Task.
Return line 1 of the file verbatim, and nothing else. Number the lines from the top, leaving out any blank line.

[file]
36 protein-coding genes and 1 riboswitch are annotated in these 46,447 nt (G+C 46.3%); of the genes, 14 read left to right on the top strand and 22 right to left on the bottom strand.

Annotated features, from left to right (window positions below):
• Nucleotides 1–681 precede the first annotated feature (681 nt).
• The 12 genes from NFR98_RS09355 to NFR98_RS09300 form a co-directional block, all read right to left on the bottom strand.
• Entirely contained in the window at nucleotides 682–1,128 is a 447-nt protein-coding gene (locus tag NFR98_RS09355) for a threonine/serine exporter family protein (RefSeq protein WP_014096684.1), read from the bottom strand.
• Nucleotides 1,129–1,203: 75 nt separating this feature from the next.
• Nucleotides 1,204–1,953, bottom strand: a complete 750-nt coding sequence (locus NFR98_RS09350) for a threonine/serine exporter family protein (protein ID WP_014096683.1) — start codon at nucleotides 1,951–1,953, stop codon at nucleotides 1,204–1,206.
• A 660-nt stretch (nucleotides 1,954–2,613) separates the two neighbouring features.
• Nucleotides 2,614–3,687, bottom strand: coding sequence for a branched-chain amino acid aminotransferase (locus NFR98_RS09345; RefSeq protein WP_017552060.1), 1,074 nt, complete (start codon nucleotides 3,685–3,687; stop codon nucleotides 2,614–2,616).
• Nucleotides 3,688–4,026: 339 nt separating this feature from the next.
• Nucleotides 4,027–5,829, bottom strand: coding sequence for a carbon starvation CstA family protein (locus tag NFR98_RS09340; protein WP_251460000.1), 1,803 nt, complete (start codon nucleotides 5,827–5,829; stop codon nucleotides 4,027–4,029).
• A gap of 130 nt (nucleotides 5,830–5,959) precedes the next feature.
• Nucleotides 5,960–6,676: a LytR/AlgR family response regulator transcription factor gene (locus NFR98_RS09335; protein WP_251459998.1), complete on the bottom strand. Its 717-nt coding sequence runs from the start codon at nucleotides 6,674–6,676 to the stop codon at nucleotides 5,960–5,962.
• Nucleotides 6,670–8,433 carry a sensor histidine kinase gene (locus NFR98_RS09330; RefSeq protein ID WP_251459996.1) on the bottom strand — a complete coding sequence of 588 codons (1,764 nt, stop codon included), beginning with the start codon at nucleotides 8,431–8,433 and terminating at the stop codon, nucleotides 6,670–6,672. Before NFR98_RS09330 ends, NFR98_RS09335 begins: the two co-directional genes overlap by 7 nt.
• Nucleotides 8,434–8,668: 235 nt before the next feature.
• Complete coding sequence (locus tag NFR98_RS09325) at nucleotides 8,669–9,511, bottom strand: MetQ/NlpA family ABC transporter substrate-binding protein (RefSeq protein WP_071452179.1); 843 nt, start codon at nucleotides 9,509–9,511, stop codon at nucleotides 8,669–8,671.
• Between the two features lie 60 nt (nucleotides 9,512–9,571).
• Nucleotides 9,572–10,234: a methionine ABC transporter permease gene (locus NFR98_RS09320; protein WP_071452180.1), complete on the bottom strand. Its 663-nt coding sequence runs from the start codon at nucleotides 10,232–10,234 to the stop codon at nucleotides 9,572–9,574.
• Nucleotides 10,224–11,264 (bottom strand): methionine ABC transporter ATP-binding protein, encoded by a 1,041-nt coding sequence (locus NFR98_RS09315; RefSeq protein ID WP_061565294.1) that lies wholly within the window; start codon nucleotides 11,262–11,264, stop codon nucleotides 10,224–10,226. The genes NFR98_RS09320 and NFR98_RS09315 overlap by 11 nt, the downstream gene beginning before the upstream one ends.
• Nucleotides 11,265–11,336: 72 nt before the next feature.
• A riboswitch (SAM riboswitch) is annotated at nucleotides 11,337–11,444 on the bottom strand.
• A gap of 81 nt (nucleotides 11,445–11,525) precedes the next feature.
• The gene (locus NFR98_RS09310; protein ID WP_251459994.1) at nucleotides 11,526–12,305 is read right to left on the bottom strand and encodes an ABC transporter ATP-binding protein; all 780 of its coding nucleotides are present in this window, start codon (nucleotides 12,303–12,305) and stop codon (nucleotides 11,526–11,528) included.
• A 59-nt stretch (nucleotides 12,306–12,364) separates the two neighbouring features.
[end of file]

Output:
36 protein-coding genes and 1 riboswitch are annotated in these 46,447 nt (G+C 46.3%); of the genes, 14 read left to right on the top strand and 22 right to left on the bottom strand.